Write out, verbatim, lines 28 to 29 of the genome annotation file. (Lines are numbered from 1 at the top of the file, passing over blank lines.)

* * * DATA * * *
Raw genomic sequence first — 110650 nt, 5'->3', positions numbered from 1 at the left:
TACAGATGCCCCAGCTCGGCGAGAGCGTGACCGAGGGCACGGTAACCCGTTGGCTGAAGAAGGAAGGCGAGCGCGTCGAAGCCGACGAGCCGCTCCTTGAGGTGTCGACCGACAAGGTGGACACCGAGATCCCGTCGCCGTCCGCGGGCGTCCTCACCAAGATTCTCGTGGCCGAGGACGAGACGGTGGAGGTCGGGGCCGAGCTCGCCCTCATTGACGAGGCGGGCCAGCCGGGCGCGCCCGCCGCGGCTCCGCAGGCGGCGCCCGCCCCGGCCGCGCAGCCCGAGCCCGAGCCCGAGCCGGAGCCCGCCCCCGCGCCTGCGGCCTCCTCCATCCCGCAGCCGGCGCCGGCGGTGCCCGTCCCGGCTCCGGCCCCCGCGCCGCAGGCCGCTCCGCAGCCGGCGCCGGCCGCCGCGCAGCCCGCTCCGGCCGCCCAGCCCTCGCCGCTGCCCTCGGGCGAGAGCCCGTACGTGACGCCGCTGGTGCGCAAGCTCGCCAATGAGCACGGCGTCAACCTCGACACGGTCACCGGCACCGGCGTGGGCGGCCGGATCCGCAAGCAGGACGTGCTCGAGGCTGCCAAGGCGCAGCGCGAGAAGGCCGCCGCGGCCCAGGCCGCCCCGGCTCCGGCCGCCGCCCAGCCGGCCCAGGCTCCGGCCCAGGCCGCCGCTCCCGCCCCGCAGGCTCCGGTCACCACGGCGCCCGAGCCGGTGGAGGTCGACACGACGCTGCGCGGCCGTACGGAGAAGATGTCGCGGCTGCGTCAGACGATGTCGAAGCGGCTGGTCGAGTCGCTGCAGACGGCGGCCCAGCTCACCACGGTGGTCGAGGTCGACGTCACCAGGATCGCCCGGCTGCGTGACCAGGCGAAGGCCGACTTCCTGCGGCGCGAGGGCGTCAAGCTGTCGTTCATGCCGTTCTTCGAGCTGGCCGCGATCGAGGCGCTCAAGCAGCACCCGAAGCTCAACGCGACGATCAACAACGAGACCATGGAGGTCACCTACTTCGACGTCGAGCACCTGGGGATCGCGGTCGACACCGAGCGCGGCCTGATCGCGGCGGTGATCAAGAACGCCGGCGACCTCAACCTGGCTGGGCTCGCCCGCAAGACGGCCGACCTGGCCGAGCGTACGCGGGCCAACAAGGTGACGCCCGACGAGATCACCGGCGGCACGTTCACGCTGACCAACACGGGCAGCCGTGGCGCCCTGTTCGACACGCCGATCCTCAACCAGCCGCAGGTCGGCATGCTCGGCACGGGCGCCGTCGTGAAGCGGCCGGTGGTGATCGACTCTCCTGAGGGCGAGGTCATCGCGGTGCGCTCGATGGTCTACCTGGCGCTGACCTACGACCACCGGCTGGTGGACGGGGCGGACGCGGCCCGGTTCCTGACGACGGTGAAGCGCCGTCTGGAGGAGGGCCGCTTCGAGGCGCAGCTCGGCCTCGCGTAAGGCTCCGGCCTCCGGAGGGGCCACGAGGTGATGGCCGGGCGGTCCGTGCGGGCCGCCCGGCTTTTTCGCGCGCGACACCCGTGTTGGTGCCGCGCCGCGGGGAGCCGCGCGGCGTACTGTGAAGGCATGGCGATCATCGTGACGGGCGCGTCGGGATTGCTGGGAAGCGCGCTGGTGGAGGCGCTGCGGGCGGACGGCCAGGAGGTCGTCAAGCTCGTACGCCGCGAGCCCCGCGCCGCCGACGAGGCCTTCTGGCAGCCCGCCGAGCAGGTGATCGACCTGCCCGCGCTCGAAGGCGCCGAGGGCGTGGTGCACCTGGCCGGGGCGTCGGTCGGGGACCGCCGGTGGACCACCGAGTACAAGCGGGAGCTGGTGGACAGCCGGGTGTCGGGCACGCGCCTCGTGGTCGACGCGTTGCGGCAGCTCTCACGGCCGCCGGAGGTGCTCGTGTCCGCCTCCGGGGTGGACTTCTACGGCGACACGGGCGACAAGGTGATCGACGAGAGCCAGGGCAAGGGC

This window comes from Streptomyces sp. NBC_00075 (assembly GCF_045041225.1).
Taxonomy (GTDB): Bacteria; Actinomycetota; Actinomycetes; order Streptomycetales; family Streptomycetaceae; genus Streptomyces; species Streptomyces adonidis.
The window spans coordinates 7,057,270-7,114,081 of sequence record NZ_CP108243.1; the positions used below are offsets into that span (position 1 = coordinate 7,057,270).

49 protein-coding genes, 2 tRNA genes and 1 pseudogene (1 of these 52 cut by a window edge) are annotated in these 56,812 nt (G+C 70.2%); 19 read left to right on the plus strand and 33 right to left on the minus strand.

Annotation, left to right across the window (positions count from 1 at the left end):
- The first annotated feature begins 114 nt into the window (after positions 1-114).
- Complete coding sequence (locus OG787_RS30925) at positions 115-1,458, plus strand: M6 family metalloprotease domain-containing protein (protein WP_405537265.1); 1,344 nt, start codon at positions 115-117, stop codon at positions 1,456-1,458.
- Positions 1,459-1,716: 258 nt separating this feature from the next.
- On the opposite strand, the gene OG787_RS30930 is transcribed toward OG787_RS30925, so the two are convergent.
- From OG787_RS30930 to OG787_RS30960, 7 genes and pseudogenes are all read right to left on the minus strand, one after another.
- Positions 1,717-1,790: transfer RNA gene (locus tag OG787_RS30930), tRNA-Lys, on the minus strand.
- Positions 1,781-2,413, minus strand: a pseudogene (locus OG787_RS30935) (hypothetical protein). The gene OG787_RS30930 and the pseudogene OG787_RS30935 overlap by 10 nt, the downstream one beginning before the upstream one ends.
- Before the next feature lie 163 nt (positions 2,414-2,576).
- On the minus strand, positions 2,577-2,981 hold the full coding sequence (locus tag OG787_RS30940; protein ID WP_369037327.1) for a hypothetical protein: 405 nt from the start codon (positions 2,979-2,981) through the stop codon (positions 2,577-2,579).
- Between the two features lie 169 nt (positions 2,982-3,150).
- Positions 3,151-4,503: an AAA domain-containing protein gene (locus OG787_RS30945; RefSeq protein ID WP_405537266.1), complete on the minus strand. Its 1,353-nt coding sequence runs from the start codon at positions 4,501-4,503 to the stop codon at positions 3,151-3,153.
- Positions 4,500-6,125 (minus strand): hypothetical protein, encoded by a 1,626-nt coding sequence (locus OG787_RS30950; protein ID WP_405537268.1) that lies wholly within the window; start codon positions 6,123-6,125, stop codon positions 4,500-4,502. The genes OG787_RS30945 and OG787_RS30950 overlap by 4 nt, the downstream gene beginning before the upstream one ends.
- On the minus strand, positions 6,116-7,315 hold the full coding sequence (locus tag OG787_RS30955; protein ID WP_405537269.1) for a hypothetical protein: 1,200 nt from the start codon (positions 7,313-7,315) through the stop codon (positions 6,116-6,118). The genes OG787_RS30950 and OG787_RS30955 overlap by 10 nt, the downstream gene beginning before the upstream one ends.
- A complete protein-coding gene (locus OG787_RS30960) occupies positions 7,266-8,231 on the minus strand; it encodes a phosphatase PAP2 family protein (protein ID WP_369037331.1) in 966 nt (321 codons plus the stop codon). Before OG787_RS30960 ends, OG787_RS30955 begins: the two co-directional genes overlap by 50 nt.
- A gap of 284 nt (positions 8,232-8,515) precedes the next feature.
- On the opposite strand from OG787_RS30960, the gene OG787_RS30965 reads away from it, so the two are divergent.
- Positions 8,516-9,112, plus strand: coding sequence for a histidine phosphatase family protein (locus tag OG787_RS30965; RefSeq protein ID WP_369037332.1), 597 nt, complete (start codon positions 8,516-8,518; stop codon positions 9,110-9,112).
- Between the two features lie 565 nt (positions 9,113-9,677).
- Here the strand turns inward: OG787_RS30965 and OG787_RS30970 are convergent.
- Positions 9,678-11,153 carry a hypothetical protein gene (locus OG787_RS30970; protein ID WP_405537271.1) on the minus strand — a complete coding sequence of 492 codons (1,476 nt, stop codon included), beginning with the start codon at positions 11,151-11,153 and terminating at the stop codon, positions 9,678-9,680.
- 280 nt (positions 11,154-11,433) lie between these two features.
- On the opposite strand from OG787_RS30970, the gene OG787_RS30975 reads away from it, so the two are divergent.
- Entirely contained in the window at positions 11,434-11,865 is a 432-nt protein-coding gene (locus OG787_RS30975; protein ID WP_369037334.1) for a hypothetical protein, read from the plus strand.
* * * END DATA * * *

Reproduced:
- 280 nt (positions 11,154-11,433) lie between these two features.
- On the opposite strand from OG787_RS30970, the gene OG787_RS30975 reads away from it, so the two are divergent.